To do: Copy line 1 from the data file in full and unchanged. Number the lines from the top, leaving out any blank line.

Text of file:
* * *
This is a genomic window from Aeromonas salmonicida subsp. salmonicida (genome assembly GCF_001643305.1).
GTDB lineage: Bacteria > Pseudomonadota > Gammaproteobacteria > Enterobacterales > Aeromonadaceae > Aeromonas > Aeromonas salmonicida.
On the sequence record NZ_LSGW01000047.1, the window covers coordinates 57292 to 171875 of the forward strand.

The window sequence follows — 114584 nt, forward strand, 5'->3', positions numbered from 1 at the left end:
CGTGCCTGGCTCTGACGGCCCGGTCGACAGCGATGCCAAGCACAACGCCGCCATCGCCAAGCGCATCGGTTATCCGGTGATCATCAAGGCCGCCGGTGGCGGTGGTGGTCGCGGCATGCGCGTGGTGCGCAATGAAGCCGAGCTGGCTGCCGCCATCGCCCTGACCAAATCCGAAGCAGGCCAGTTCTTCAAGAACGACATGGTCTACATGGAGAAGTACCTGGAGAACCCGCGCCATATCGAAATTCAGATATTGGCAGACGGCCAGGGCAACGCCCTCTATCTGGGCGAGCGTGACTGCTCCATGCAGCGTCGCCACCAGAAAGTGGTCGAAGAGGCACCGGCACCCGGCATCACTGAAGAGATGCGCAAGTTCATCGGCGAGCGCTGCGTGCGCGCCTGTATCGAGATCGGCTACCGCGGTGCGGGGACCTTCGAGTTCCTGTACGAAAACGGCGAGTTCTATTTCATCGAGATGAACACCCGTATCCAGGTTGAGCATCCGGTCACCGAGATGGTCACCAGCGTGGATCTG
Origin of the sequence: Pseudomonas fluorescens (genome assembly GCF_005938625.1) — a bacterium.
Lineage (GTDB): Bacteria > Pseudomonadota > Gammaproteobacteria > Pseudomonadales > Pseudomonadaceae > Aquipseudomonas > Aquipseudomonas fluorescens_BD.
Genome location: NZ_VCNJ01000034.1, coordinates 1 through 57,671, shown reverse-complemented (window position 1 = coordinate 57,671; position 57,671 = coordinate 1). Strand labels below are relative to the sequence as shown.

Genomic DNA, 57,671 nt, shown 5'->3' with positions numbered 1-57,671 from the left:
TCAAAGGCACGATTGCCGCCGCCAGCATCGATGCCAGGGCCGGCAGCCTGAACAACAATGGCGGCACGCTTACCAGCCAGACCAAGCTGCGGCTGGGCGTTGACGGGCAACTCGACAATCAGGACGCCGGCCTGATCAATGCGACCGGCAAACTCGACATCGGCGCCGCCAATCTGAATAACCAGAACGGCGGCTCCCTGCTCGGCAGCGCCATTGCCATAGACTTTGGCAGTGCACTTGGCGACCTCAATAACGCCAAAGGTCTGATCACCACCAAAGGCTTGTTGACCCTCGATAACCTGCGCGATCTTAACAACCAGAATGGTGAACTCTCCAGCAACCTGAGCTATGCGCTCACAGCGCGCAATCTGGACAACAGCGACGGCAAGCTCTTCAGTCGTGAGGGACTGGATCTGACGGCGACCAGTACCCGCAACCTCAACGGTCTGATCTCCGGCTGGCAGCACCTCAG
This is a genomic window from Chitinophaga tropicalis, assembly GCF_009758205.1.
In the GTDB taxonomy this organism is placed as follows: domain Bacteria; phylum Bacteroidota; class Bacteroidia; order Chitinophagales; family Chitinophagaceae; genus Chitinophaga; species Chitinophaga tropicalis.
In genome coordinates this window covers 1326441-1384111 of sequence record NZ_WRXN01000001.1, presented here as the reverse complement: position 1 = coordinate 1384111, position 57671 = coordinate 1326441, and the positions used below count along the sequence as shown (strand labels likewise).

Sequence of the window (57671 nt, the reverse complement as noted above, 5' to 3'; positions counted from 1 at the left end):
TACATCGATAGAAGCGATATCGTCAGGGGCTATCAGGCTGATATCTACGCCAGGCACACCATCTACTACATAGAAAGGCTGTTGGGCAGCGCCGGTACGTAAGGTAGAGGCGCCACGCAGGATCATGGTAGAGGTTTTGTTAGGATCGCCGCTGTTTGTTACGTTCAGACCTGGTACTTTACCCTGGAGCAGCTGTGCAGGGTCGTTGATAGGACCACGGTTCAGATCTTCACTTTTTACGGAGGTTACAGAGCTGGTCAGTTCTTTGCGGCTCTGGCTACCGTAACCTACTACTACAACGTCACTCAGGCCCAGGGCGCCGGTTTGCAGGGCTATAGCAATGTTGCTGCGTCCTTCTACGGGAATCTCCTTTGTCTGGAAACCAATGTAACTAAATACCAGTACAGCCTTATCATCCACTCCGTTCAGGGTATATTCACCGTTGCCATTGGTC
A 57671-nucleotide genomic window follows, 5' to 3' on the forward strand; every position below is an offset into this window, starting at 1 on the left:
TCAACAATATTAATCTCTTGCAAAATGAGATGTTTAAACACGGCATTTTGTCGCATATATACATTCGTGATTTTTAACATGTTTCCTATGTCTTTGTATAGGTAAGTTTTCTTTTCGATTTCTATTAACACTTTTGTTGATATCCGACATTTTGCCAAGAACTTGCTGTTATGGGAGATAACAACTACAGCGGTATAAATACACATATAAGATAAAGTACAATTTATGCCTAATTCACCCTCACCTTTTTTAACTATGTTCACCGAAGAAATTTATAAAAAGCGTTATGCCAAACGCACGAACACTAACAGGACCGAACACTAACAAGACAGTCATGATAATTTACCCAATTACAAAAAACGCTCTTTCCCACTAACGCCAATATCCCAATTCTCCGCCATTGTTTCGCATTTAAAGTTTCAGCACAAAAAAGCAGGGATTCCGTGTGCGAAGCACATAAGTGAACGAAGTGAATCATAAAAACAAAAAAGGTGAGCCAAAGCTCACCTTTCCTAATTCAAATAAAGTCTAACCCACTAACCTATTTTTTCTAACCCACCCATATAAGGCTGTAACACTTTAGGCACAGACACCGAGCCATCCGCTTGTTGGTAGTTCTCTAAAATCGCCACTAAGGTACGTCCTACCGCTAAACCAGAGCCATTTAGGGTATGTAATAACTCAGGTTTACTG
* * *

This is a genomic window from Aeromonas salmonicida subsp. salmonicida (genome assembly GCF_001643305.1).